F.B.I. F.B.I.

A former neighbor of Anderson Aldrich, the alleged suspect in the Club Q LGBTQ bar shooting in Colorado Springs, talked about two websites with the FBI.

F.B.I. The F.B.I. is looking for information about two websites related to last month’s shooting at a Colorado LGBTQ nightclub that left five dead and 17 others hurt, a former neighbor and friend told NBC News.

Xavier Kraus, a former neighbor, stated that an FBI agent asked him about two websites at an FBI branch office in Colorado Springs. This was after an earlier call by an agent.

Kraus claimed that he told investigators that one of the websites was created by Anderson Lee Aldrich (22), who was indicted Tuesday for 305 criminal charges, including first degree murder and bias-motivated crime in the mass shooting at Club Q, Colorado Springs, just before midnight on November 19.

Aldrich allegedly created the website as a forum-type site for “free speech”, where anonymous posters of racist and antisemitic videos, language, and memes.

The homepage features a video titled “Wrong Targets”, which advocates the killing of civilians as part a larger effort “to assassinate elites at the top” to “cleanse” the society.

The homepage link that says “Visit Our Brother Website!” leads to a webpage that links to four videos in two formats. These appear to have been uploaded during the hours preceding the shooting.

Two videos of the Toyota’s interior at night are shown. One shows the dashboard clock reading 11:44 and the other shows the person who recorded the video saying “OK”, before closing it. Local police began receiving 911 calls about a shooting at Club Q at 11:56 p.m.

The videos seem to have been shot between 9:28 and 11:43 p.m. ET on the night of shooting. Although it is not clear who recorded or posted the videos one frame of the 11:44 video shows what looks like Aldrich’s reflection in the rearview mirror.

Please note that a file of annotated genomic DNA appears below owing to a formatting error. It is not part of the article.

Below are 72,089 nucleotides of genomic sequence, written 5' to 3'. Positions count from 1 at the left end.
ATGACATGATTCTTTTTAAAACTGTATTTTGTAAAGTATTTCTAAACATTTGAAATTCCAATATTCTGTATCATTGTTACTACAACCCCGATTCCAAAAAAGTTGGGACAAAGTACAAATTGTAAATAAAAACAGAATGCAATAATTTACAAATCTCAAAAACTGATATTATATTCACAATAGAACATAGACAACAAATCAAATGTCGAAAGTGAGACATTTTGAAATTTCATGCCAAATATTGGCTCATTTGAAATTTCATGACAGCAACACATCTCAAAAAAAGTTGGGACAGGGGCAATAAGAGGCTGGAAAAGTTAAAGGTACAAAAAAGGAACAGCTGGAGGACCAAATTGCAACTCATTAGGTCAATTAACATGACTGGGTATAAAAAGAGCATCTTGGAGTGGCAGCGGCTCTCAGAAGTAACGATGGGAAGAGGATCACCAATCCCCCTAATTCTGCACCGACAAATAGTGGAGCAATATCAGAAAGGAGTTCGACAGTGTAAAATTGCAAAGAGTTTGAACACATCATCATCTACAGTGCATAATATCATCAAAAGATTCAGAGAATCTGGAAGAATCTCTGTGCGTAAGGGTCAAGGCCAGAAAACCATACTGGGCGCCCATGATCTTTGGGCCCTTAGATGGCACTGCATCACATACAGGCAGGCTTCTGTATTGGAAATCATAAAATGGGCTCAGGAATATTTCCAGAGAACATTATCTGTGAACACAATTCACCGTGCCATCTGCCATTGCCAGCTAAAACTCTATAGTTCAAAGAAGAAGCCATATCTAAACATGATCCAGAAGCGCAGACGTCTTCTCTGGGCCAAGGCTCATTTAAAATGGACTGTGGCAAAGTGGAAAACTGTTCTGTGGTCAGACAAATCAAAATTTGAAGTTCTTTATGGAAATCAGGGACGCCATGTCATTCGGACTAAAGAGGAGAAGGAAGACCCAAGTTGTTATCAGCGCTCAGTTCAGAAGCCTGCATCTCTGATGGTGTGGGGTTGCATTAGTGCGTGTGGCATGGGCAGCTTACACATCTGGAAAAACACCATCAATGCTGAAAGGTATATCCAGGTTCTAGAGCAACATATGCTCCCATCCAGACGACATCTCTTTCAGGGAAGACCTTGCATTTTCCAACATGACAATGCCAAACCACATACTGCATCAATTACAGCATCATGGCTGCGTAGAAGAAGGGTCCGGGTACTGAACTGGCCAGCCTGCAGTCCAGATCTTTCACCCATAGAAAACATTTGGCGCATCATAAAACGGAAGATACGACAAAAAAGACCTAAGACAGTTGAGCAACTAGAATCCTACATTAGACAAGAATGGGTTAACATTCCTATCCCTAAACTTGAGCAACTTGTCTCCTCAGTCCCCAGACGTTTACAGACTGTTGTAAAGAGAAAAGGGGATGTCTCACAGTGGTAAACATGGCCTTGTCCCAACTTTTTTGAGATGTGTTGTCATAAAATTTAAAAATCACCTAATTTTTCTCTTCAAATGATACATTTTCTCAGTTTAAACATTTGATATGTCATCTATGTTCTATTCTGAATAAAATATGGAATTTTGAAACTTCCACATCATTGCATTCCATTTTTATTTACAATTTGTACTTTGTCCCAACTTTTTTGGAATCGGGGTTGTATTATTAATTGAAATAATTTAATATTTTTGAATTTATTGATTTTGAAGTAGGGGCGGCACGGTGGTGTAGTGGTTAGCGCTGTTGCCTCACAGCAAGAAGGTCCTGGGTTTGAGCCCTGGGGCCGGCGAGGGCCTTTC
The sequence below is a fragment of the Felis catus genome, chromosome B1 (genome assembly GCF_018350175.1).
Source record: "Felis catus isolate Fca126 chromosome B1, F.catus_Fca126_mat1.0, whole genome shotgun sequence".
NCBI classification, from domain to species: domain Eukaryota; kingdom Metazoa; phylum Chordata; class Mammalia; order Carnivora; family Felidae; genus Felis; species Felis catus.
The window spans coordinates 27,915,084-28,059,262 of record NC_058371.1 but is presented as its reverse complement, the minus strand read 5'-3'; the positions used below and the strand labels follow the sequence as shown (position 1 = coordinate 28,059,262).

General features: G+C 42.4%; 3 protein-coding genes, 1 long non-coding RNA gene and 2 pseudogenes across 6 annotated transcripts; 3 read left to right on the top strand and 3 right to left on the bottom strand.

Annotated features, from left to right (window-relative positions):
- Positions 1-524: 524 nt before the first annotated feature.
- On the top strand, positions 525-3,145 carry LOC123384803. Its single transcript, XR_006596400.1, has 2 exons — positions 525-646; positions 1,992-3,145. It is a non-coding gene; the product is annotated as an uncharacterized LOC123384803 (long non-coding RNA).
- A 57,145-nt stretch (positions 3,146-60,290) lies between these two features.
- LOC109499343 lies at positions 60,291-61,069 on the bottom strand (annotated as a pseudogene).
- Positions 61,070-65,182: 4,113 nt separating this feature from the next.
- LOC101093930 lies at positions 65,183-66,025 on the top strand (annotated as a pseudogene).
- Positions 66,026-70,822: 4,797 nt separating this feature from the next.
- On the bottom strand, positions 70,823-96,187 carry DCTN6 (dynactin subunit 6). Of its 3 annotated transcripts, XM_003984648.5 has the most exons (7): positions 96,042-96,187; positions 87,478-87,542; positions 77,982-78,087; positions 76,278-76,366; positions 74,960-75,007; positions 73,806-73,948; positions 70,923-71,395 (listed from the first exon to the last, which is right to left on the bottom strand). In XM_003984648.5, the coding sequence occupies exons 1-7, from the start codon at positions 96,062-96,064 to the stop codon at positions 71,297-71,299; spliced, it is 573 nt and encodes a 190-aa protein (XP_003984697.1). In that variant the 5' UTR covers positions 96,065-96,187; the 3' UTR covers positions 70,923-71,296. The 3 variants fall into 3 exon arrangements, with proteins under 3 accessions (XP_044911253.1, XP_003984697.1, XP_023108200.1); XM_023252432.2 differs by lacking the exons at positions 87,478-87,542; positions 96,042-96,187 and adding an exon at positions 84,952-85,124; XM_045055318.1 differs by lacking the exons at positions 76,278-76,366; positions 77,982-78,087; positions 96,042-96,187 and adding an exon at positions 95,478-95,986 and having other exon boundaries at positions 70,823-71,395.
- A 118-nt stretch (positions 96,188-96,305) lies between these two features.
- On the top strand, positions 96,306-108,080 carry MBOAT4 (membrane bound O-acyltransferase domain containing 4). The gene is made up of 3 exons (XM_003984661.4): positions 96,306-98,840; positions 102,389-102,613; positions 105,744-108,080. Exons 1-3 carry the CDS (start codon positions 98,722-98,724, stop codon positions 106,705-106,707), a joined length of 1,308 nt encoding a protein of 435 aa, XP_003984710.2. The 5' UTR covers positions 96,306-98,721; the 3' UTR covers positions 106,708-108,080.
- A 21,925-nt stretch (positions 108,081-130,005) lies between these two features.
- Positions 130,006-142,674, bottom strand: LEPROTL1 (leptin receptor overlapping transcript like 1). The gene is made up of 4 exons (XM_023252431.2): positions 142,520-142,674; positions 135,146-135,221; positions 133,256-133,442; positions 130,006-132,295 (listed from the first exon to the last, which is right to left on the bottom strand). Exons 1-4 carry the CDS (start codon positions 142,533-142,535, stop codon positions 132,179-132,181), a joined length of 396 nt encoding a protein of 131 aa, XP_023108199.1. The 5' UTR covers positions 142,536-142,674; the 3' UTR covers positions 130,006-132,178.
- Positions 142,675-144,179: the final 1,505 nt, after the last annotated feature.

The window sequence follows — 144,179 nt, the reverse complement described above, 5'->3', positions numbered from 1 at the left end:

According to an archive of that page, NBC News viewed the video.

Aldrich’s public defenders didn’t respond immediately to NBC News’s request for comment.

A spokesperson for the FBI’s Denver Field Office stated that the “Denver FBI Field Office”, the Justice Department’s Civil Rights Division and National Security Division and the U.S. Attorney’s Office for the District of Colorado were aware of the circumstances surrounding the shooting at Club Q in Colorado Springs. They will review all facts to determine the federal response.” Colorado Springs police did not respond to a request for comment.

According to public records Kraus lived just one door from Aldrich in an apartment complex in Colorado Springs. He said that he told Aldrich that he created the free speech website in the late spring or early Summer. Kraus stated that Aldrich called the site “a platform where people can go and post pretty much anything they want.”

Kraus stated, “At that time, I was like OK, I can kinda get behind that. I guess not really understanding what it was going into.” He said that Aldrich and his attorneys have stated that the site is not binary and they/them pronouns. Aldrich also said that they visited the site at Aldrich’s apartment approximately two to three times after it was launched. Aldrich once claimed that they had forgotten how to moderate content that was added by others.